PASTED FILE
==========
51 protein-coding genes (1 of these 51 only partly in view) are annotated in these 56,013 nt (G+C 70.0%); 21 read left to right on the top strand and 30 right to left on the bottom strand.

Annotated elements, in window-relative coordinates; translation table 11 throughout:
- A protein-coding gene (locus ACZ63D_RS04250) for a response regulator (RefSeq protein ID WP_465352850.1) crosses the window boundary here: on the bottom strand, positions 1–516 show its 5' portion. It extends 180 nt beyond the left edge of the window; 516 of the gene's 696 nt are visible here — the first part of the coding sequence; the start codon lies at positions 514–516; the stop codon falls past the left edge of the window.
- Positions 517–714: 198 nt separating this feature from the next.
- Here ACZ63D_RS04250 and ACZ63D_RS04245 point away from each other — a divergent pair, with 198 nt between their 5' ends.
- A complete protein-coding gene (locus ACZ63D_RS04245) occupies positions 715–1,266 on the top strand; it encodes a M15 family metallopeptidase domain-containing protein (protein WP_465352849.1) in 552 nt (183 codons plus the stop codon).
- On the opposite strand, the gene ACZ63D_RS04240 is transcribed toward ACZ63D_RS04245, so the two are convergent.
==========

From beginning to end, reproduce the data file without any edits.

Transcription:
51 protein-coding genes (1 of these 51 only partly in view) are annotated in these 56,013 nt (G+C 70.0%); 21 read left to right on the top strand and 30 right to left on the bottom strand.

Annotated elements, in window-relative coordinates; translation table 11 throughout:
- A protein-coding gene (locus ACZ63D_RS04250) for a response regulator (RefSeq protein ID WP_465352850.1) crosses the window boundary here: on the bottom strand, positions 1–516 show its 5' portion. It extends 180 nt beyond the left edge of the window; 516 of the gene's 696 nt are visible here — the first part of the coding sequence; the start codon lies at positions 514–516; the stop codon falls past the left edge of the window.
- Positions 517–714: 198 nt separating this feature from the next.
- Here ACZ63D_RS04250 and ACZ63D_RS04245 point away from each other — a divergent pair, with 198 nt between their 5' ends.
- A complete protein-coding gene (locus ACZ63D_RS04245) occupies positions 715–1,266 on the top strand; it encodes a M15 family metallopeptidase domain-containing protein (protein WP_465352849.1) in 552 nt (183 codons plus the stop codon).
- On the opposite strand, the gene ACZ63D_RS04240 is transcribed toward ACZ63D_RS04245, so the two are convergent.